- In harmony with nature, Casa Entrecopas by Marina Vella
Known to our readers for Casa Ronda, a project selected as part of the Next Landmark 2016 competition, Marina Vella once again responds to the site's requirements through her graceful approach that carefully blends architecture and the environment.
One of the objectives of Casa Entrecopas, in fact, was to create a close dialogue with the existing buildings, dating back to the 1980s, and thus integrate into the agricultural context: a 3,531 square metre lot that is part of the estate. In particular, the design maintains the old access road that crosses the new property with its leafy ficus trees, as a source of natural shading. A choice that benefits the living comfort and sustainability of the entire project. And, as the architect affirms: "the old road presents itself as a symbol of time and of the farm's history".
Moreover, in order to be able to accommodate the estate's many visitors, including family and friends, the clients requested a house divided into five zones based on different activities: for guests, for social activities, for private spaces, for the technical functions and a shared outdoor area."The location of each of these zones has been selected according to its use, articulating the context, the views and the line of the seven trees of the old avenue that crosses the property", Marina Vella explains.
A design idea which, in turn, dictated the sequence of the various spaces articulated by the existing trees, resulting in a play of solids and voids. The first tree defines the pedestrian entrance patio and connects to the guest rooms, while the next three accompany the shared area terrace. The sixth tree, on the other hand, marks a patio between the two children's bedrooms and the living room. The seventh, in turn, frames a garden adjoining the master bedroom. A choice that extends beyond the mere aesthetics, having the specific purpose of providing the house with shade and soothing the home’s inhabitants with the reassuring rustle of leaves.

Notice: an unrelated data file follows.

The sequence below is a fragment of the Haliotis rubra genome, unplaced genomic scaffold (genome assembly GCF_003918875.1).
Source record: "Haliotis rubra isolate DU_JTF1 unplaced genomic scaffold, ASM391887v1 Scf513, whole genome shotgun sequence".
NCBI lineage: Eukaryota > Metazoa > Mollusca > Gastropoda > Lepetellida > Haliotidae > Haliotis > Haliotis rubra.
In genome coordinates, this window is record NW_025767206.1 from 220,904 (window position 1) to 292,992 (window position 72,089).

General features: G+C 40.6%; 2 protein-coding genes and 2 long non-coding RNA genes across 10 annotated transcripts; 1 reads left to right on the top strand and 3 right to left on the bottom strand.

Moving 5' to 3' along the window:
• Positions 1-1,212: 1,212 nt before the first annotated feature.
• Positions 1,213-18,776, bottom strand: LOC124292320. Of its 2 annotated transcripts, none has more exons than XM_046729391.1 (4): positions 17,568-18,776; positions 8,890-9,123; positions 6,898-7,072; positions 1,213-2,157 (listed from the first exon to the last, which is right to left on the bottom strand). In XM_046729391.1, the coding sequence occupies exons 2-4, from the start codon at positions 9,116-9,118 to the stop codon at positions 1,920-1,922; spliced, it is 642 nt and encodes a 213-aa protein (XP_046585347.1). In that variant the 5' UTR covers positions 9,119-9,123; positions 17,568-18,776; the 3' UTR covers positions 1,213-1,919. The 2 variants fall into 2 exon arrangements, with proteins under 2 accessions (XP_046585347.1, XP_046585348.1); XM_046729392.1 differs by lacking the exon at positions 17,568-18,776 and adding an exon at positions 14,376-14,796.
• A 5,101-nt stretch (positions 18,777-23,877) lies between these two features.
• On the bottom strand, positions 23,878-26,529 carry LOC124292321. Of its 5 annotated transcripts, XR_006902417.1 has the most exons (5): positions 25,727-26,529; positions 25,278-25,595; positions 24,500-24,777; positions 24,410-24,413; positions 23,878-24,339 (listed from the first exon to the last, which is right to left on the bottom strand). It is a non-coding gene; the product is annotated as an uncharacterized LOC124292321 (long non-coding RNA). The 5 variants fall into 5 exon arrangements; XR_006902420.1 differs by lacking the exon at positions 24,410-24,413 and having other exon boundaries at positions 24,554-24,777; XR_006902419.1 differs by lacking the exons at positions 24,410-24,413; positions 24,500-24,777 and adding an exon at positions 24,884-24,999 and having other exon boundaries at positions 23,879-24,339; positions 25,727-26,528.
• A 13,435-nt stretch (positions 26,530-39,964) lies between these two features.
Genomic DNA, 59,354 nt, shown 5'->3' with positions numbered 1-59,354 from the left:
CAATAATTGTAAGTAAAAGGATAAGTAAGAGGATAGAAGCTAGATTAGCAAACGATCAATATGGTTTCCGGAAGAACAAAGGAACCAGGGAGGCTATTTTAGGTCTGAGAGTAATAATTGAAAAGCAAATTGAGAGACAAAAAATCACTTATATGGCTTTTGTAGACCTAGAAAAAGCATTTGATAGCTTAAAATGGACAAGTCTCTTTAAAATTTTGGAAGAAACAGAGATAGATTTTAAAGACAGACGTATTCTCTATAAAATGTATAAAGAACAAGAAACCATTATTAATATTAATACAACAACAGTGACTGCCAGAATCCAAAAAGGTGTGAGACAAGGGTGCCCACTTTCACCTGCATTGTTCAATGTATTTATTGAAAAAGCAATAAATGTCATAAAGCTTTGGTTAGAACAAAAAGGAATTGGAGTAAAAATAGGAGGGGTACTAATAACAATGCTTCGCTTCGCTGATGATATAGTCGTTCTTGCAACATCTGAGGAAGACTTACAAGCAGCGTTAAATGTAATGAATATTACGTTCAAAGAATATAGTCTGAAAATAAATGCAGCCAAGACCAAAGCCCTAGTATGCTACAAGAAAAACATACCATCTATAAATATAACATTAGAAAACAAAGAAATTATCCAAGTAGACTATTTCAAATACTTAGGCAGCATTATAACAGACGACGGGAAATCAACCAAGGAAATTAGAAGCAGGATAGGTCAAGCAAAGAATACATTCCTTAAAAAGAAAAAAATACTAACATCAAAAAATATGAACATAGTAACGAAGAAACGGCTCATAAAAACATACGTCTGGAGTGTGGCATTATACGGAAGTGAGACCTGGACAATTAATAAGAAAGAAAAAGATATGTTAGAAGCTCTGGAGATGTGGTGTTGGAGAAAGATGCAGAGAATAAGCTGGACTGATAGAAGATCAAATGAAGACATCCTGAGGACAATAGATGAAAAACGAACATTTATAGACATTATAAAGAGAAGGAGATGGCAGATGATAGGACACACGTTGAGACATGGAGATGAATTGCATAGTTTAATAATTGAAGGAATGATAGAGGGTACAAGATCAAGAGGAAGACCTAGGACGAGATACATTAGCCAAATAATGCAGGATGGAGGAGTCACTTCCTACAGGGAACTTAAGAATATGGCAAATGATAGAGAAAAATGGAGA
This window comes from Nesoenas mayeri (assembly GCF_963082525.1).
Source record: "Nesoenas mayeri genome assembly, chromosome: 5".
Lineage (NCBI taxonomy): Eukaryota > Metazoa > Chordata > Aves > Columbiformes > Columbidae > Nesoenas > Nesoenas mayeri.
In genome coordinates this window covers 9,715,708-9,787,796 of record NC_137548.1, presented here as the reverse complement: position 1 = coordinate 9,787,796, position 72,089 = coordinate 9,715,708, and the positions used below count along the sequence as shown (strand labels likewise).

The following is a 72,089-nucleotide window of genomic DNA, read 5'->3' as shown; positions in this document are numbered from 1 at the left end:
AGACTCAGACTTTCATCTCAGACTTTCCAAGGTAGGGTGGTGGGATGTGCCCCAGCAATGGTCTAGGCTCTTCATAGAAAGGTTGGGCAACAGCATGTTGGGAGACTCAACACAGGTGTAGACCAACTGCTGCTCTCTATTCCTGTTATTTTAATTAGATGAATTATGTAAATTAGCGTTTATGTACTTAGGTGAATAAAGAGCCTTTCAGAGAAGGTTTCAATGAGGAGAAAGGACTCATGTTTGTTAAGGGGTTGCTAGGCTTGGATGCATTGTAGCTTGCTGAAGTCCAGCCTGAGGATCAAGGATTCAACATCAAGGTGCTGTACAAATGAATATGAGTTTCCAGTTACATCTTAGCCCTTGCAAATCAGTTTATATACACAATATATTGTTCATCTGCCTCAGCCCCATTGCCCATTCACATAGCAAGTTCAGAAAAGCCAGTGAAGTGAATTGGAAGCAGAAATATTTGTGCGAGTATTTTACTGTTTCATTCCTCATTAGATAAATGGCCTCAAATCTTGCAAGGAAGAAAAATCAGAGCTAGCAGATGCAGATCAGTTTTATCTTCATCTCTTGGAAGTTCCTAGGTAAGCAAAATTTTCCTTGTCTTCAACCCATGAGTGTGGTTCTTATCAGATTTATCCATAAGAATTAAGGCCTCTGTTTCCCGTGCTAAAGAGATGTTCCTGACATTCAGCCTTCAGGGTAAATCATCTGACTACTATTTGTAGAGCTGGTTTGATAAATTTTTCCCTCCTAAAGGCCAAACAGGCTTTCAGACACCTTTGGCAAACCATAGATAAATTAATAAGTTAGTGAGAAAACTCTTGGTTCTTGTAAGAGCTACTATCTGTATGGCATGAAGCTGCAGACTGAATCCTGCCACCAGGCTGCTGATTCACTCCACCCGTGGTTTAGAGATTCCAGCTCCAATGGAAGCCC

Marina Vella's great sensitivity to the local spirit is also manifested in her careful choice of materials and constructive techniques. The architect, in fact, attentively studied the existing buildings, discovering the bricks produced locally and the layer of gravelly sand characterising the soil’s composition. Local materials to which she added handcrafted moulds made from black iron sheets.
To this, the architect superimposed a second construction technique: the so-called quincha, a traditional Peruvian coastal system combining wood, reeds and earth. Readily available building elements, now found in the shared area of the home in the form of columns, walls, beams and ceilings made of certified Huayruro wood, resistant to the area’s harsh climate. A choice of materials that helps create cool environments and enhances the verticality of the structure, reinforcing the interior aesthetics. Reeds and eucalyptus trunks grown on the farm were, on the other hand, used for constructing the buildings of the shared outdoor area.
In order to improve the energy efficiency of the home, the sides of the lot adjacent to the roads, which receive a greater deal of direct sun, were built using handmade bricks finished with tempera paint, thus resistant to humidity and high temperatures.
In conclusion, Casa Entrecopas by Marina Vella is an ideal example of an intervention that perfectly combines traditional knowledge with the new demands for beautiful and sustainable architecture.
Project: Marina Vella Arquitectura
Location. Irrigación Santa Rosa – Huaral, Peru
Images: Lorena Noblecilla